Esaun TORRES, aka Esau Torres Medina, Petitioner, v. William P. BARR, Attorney General, Respondent.
Decided: February 10, 2020
Before: FERNANDEZ, SILVERMAN, and TALLMAN, Circuit Judges.
John David Mansfield, Esquire, Attorney, The Mansfield Law Group, Temecula, CA, for Petitioner Chief Counsel ICE, Office of the Chief Counsel, Department of Homeland Security, San Francisco, CA, Kohsei Ugumori, Attorney, DOJ - U.S. Department of Justice, Civil Division/Office of Immigration Litigation, Washington, DC, for Respondent
Esaun Torres, a native and citizen of Mexico, petitions for review of the Board of Immigration Appeals’ (“BIA”) order denying his motion to reopen and reconsider. Our jurisdiction is governed by 8 U.S.C. § 1252. We review for abuse of discretion the denial of a motion to reopen or reconsider. Mohammed v. Gonzales, 400 F.3d 785, 791 (9th Cir. 2005). We deny in part and dismiss in part the petition for review.
The BIA did not abuse its discretion in denying Torres’s motion to reopen and reconsider as untimely because the motion was filed over six years after the order of removal became final, see 8 U.S.C. § 1229a(c)(6)(B), (7)(C)(i) (motion to reconsider must be filed within 30 days of final order of removal; motion to reopen must be filed within 90 days of final order of removal), and Torres has not established that any statutory or regulatory exception applies, see 8 U.S.C. § 1229a(c)(7)(C); 8 C.F.R. § 1003.2(c)(3), or that the deadline should be equitably tolled, see Mejia-Hernandez v. Holder, 633 F.3d 818, 824 (9th Cir. 2011) (deadline may be equitably tolled “when a petitioner is prevented from filing because of deception, fraud, or error, as long as the petitioner acts with due diligence in discovering the deception, fraud, or error”).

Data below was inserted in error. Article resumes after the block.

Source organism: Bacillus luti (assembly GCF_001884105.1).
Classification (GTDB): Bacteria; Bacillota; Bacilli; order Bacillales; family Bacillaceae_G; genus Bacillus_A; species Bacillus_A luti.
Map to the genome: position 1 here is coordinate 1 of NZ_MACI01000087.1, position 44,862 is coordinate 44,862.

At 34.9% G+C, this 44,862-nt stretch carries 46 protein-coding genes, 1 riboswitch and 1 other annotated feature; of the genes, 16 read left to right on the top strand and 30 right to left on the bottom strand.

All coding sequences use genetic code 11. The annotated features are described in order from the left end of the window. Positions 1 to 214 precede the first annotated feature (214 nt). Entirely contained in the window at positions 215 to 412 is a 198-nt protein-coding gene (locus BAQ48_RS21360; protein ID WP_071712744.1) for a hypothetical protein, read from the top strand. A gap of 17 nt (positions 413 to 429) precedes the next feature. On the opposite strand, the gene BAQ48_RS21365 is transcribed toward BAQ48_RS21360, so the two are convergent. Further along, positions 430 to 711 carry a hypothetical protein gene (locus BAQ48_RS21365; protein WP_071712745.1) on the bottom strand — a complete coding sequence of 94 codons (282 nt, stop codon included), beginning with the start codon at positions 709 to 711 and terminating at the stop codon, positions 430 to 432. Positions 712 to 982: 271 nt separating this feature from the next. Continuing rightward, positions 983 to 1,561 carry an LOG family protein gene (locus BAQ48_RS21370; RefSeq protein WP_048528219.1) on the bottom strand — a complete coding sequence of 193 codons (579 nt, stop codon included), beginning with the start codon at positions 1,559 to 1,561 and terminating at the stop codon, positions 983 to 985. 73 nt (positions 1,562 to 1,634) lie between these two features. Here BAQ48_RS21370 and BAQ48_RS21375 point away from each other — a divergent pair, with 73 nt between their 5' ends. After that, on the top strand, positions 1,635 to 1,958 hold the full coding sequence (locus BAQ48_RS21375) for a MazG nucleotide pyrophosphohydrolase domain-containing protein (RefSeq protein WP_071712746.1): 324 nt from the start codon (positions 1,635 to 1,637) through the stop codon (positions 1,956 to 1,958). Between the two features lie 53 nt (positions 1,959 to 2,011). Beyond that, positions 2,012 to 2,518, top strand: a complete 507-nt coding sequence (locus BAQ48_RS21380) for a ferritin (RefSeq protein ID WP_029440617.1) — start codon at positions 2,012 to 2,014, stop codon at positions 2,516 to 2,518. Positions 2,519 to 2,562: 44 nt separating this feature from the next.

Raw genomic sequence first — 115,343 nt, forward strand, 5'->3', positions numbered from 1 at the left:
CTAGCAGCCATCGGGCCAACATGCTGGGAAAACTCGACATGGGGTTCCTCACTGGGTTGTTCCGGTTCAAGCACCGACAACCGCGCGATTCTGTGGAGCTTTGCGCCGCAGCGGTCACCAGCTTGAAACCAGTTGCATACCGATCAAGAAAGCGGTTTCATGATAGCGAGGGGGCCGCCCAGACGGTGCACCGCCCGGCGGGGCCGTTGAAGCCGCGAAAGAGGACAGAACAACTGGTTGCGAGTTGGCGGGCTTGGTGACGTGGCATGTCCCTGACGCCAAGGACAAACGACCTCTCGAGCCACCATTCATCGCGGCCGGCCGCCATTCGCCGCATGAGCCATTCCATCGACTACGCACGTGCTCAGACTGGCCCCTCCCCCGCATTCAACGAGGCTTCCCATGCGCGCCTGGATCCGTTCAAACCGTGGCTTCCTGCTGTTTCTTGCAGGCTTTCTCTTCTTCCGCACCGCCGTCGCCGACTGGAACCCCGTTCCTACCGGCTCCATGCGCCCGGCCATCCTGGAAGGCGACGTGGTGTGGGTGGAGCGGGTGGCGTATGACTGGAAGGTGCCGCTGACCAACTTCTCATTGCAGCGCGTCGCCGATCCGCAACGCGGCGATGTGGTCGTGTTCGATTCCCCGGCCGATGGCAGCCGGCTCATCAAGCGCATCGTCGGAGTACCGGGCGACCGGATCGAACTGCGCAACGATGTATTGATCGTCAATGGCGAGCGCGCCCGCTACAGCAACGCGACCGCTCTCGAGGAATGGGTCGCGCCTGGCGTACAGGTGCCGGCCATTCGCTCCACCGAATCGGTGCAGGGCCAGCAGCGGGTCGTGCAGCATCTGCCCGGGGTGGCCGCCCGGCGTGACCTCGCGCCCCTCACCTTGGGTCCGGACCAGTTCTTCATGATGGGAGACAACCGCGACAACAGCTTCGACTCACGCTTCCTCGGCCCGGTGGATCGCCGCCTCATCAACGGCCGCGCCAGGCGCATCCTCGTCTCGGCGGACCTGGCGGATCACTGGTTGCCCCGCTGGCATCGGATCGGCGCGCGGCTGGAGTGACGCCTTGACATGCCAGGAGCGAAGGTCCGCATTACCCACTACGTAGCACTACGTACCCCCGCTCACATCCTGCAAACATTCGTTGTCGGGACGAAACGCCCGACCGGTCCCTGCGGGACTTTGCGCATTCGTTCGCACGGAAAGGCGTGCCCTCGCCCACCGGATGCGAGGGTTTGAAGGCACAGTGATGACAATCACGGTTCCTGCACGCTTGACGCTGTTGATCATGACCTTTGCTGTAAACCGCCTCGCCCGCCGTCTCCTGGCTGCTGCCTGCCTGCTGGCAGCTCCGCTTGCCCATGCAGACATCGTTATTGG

We lack jurisdiction to review the BIA’s determination not to reopen proceedings sua sponte. See Mejia-Hernandez, 633 F.3d at 823-24; cf. Bonilla v. Lynch, 840 F.3d 575, 588 (9th Cir. 2016).
Because these determinations are dispositive, we do not reach Torres’s contentions regarding due process or eligibility for relief.
We deny Torres’s motion to supplement the record on appeal. See Barrientos v. Lynch, 829 F.3d 1064, 1067 n.1 (9th Cir. 2016) (“As a general matter, we cannot consider extra-record evidence. We must limit our review of the merits of [the] petition to ‘the administrative record on which the order of removal is based.’ ” (citing 8 U.S.C. § 1252(b)(4)(A))).
PETITION FOR REVIEW DENIED in part; DISMISSED in part.
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